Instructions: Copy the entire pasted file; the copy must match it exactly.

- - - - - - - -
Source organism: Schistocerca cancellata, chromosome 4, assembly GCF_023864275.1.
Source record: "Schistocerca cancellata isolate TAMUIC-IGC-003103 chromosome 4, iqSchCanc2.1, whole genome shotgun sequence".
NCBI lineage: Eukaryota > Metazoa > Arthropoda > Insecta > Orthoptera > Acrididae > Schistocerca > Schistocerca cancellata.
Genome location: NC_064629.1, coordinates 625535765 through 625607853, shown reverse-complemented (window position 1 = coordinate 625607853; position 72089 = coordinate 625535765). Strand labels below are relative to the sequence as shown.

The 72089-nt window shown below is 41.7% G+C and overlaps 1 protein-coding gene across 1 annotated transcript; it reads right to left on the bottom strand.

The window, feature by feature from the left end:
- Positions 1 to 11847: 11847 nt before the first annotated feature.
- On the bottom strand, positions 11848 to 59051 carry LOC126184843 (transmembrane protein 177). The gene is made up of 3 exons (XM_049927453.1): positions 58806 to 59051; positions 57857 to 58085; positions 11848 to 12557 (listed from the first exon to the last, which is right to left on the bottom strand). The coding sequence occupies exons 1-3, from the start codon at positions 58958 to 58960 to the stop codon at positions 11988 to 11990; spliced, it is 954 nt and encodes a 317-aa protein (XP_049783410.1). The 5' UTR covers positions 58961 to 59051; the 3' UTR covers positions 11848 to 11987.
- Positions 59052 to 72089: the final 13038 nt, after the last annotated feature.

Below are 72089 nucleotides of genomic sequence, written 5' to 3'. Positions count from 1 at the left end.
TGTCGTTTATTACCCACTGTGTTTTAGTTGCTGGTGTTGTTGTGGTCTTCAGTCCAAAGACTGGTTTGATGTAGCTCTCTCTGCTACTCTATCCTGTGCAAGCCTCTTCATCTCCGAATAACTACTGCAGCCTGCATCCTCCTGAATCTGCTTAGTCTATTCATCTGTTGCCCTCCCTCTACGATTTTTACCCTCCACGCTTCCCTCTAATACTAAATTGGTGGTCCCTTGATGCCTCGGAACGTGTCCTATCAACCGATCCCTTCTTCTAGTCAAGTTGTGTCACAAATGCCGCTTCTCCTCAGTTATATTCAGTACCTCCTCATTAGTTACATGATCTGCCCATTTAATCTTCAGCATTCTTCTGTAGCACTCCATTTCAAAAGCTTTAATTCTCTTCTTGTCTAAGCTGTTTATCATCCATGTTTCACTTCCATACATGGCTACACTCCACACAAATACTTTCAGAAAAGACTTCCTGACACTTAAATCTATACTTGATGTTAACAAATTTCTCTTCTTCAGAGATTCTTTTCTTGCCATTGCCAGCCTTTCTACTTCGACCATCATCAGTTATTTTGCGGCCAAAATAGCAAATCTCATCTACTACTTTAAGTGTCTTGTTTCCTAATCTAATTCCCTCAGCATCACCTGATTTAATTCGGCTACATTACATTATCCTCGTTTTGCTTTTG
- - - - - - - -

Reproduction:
Source organism: Schistocerca cancellata, chromosome 4, assembly GCF_023864275.1.
Source record: "Schistocerca cancellata isolate TAMUIC-IGC-003103 chromosome 4, iqSchCanc2.1, whole genome shotgun sequence".
NCBI lineage: Eukaryota > Metazoa > Arthropoda > Insecta > Orthoptera > Acrididae > Schistocerca > Schistocerca cancellata.
Genome location: NC_064629.1, coordinates 625535765 through 625607853, shown reverse-complemented (window position 1 = coordinate 625607853; position 72089 = coordinate 625535765). Strand labels below are relative to the sequence as shown.

The 72089-nt window shown below is 41.7% G+C and overlaps 1 protein-coding gene across 1 annotated transcript; it reads right to left on the bottom strand.

The window, feature by feature from the left end:
- Positions 1 to 11847: 11847 nt before the first annotated feature.
- On the bottom strand, positions 11848 to 59051 carry LOC126184843 (transmembrane protein 177). The gene is made up of 3 exons (XM_049927453.1): positions 58806 to 59051; positions 57857 to 58085; positions 11848 to 12557 (listed from the first exon to the last, which is right to left on the bottom strand). The coding sequence occupies exons 1-3, from the start codon at positions 58958 to 58960 to the stop codon at positions 11988 to 11990; spliced, it is 954 nt and encodes a 317-aa protein (XP_049783410.1). The 5' UTR covers positions 58961 to 59051; the 3' UTR covers positions 11848 to 11987.
- Positions 59052 to 72089: the final 13038 nt, after the last annotated feature.

Below are 72089 nucleotides of genomic sequence, written 5' to 3'. Positions count from 1 at the left end.
TGTCGTTTATTACCCACTGTGTTTTAGTTGCTGGTGTTGTTGTGGTCTTCAGTCCAAAGACTGGTTTGATGTAGCTCTCTCTGCTACTCTATCCTGTGCAAGCCTCTTCATCTCCGAATAACTACTGCAGCCTGCATCCTCCTGAATCTGCTTAGTCTATTCATCTGTTGCCCTCCCTCTACGATTTTTACCCTCCACGCTTCCCTCTAATACTAAATTGGTGGTCCCTTGATGCCTCGGAACGTGTCCTATCAACCGATCCCTTCTTCTAGTCAAGTTGTGTCACAAATGCCGCTTCTCCTCAGTTATATTCAGTACCTCCTCATTAGTTACATGATCTGCCCATTTAATCTTCAGCATTCTTCTGTAGCACTCCATTTCAAAAGCTTTAATTCTCTTCTTGTCTAAGCTGTTTATCATCCATGTTTCACTTCCATACATGGCTACACTCCACACAAATACTTTCAGAAAAGACTTCCTGACACTTAAATCTATACTTGATGTTAACAAATTTCTCTTCTTCAGAGATTCTTTTCTTGCCATTGCCAGCCTTTCTACTTCGACCATCATCAGTTATTTTGCGGCCAAAATAGCAAATCTCATCTACTACTTTAAGTGTCTTGTTTCCTAATCTAATTCCCTCAGCATCACCTGATTTAATTCGGCTACATTACATTATCCTCGTTTTGCTTTTG